World-class scientists at UCLA utilize laboratory animals in research in an ongoing quest for knowledge that benefits society. This research has enhanced our understanding of how the human body functions and led to the development of lifesaving procedures and medicines — among them radiation therapy and other cancer treatments, open-heart surgery, fetal circulatory health treatments, organ transplantation, mental health treatments and vaccines. There is overwhelming agreement among physicians and scientists worldwide that laboratory animals provide irreplaceable and invaluable models for human systems.
Research involving laboratory animals at UCLA is heavily monitored and subject to stringent and multiple federal laws and university regulations. All requests to utilize animals in research undergo a rigorous review by an independent committee of well-informed scientists, veterinarians and members of the general public to ensure scientific necessity and humane treatment. That review requires an extensive search for alternatives to minimize the use of animals. UCLA is also subject to additional standards that go above and beyond regulatory requirements, as required of institutions accredited by the Association for Assessment and Accreditation of Laboratory Animal Care, a private, nonprofit organization that promotes the humane treatment of animals in science. UCLA has been continuously accredited by the AAALAC since 1976 and the University of California has mandated accreditation from all of its campuses since 1984.
Over the years, UCLA researchers and administrators have been subjected to an organized campaign of harassment intended to halt the use of all animals in research. This included the firebombing of a UCLA commuter van and a private vehicle, the placing of incendiary devices on the doorsteps of private residences and under vehicles, vandalism, and threatening phone calls and e-mails. UCLA police and the FBI investigated several of the incidents as acts of domestic terrorism.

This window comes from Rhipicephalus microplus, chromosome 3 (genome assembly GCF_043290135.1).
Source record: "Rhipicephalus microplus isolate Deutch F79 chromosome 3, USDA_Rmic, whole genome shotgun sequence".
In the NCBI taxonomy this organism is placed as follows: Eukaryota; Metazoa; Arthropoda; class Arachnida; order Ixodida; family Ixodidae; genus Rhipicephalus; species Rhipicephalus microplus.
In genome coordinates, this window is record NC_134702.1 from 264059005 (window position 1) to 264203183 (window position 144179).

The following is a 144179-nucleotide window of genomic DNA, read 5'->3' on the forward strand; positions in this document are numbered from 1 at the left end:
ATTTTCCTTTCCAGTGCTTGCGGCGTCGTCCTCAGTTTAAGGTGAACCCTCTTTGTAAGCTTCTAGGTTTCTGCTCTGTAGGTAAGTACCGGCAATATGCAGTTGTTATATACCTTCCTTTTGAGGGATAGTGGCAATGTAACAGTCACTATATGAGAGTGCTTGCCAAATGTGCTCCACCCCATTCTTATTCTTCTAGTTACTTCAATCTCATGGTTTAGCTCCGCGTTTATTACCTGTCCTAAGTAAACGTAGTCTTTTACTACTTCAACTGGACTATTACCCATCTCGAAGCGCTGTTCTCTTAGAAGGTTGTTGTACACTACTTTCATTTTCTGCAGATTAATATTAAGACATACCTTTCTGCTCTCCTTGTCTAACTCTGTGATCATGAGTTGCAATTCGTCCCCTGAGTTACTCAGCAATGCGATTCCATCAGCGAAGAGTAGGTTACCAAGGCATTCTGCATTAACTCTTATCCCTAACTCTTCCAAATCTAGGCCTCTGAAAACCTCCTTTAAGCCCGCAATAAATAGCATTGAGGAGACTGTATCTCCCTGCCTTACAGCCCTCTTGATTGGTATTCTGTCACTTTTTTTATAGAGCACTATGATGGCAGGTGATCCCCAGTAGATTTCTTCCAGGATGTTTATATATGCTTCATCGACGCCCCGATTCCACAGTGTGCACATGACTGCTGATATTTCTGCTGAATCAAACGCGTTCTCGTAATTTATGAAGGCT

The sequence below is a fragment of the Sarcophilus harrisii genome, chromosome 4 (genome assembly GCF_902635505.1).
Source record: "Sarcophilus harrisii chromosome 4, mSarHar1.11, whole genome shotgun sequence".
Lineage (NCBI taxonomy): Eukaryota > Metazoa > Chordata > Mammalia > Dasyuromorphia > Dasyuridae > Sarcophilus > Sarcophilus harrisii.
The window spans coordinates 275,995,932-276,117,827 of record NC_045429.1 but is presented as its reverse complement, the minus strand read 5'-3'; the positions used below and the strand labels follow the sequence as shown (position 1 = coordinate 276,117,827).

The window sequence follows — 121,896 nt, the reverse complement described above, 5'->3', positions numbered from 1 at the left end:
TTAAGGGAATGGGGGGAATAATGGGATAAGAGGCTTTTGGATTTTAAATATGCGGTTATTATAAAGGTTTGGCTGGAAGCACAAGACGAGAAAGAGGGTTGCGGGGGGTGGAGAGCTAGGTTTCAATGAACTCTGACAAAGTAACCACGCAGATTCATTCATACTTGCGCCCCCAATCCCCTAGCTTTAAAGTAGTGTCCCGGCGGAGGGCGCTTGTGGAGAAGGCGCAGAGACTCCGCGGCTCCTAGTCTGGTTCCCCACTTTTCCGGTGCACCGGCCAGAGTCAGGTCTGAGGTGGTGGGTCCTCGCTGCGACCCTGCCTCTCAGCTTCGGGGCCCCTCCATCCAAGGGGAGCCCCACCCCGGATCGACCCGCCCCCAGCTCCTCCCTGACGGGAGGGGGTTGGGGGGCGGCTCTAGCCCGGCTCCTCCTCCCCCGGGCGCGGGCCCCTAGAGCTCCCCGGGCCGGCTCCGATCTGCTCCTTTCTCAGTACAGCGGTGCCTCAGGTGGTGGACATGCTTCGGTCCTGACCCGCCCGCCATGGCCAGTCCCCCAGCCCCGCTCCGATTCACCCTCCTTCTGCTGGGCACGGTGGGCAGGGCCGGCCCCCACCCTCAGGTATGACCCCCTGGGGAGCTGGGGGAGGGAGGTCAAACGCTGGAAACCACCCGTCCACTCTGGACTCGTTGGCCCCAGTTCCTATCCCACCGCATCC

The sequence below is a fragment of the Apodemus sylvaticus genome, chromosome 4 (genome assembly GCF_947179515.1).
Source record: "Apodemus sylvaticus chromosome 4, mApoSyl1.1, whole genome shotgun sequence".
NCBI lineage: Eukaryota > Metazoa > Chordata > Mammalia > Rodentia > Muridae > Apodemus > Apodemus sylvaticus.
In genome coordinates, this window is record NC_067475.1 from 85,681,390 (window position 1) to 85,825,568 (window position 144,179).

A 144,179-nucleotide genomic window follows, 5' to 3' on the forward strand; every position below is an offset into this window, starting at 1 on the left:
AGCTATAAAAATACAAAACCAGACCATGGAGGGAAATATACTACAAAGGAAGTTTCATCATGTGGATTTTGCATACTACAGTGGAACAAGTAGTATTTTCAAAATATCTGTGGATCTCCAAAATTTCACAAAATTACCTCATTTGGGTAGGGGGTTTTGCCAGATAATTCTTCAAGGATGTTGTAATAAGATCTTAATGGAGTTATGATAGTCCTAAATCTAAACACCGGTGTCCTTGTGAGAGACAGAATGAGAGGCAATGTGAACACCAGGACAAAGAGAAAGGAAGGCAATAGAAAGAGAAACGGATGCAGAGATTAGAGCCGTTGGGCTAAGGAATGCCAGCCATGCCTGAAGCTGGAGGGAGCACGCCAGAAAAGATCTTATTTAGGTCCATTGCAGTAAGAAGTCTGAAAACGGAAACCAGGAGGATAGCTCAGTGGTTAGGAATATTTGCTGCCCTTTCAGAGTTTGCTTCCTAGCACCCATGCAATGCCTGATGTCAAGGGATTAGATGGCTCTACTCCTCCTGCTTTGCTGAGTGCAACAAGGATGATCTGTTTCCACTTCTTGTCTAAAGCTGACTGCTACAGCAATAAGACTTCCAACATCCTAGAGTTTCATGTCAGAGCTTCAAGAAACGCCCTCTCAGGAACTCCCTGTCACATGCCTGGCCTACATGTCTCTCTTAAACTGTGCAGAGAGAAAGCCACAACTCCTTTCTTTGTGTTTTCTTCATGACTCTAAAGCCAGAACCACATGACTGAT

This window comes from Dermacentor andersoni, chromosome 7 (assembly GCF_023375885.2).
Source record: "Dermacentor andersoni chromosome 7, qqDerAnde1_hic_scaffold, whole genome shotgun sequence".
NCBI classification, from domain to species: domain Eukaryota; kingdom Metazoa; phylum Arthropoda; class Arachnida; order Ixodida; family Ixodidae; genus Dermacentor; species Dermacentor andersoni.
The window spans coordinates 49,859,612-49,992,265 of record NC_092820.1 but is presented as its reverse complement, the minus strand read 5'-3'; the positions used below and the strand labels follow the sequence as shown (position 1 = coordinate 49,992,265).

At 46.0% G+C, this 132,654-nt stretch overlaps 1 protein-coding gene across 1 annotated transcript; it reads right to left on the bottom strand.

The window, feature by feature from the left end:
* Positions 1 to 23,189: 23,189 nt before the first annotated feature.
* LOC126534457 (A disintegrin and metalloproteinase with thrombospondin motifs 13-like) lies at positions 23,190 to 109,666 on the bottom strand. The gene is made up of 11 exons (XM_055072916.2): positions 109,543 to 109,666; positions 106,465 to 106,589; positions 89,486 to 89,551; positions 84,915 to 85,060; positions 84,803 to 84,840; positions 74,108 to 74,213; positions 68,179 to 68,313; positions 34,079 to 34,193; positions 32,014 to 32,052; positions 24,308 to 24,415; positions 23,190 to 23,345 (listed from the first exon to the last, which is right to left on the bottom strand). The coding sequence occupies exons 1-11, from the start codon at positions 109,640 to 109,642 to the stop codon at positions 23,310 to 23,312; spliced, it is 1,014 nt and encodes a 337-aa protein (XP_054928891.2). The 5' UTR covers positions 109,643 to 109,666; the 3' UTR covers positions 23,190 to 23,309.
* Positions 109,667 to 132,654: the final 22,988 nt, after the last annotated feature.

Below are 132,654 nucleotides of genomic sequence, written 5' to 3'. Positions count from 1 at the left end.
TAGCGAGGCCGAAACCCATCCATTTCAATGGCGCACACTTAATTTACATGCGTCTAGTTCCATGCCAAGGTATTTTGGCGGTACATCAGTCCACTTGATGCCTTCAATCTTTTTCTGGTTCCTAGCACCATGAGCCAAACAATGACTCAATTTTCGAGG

In March 2010, one anti-animal research extremist pleaded guilty and another pleaded no contest to stalking and other felony charges in connection with the harassment of UCLA researchers. In May 2009, UCLA obtained a permanent injunction that prohibits the harassment of personnel involved in animal research, and the university is vigorously enforcing the court order. In December 2011, a federal judge upheld the constitutionality of a Los Angeles city ordinance that has been critical to UCLA's efforts to protect its researchers from anti–animal research extremists. In September 2008, California Gov. Arnold Schwarzenegger signed into law legislation that provides essential new tools that enhance the ability of law enforcement agencies to investigate and prosecute those responsible for harassment and other illegal activity.
In February 2012, three UCLA professors were recognized by the American Association for the Advancement of Science for their "strong defense of the importance of the use of animals in research and their refusal to remain silent in the face of intimidation" by anti–animal research extremists.
UCLA condemns in the strongest possible terms the deplorable tactics utilized by anti–animal research extremists. Violence and threats are not free speech. Read A Target of Violence in UCLA Magazine.
UCLA remains steadfast in its commitment to the legal use of laboratory animals in research for the benefit of society. Discontinuing all animal research would diminish hope for millions of people with AIDS, cancer, heart disease and other ailments.
Selected UCLA advances where animal research was a factor:
- Curry spice, omega-3 fatty acid preserve walking ability following spinal-cord injury
- Parkinson's disease stopped in animal model
- Paraplegic man stands, steps with assistance and moves his legs voluntarily
- Can traumatic memories be erased?
- Stress significantly accelerates breast cancer metastasis in mice, study shows for first time
- Researchers create tumor-fighting cells, watch them kill cancer
- Researchers use nanoparticles to shrink tumors in mice
- Ultrafine particles in air pollution may heighten allergic inflammation in asthma
- Researchers engineer metabolic pathway in mice to prevent diet-induced obesity
- Peptide linked to glucose metabolism and neuronal cell survival
- Eating less fat may prevent prostate cancer, study shows
- Gene therapy for retinal diseases advances with new viral and capsule mechanisms
- Scientists discover why Chinese frog Has ear canal
- UCLA scientists recreate 'Flowers for Algernon' with a happy ending
- UCLA study finds low-fat diet slows prostate cancer growth in lab models
- UCLA/VA researchers discover fat gene
- Moderate exercise and simple vitamin supplements significantly reduce risk of atherosclerosis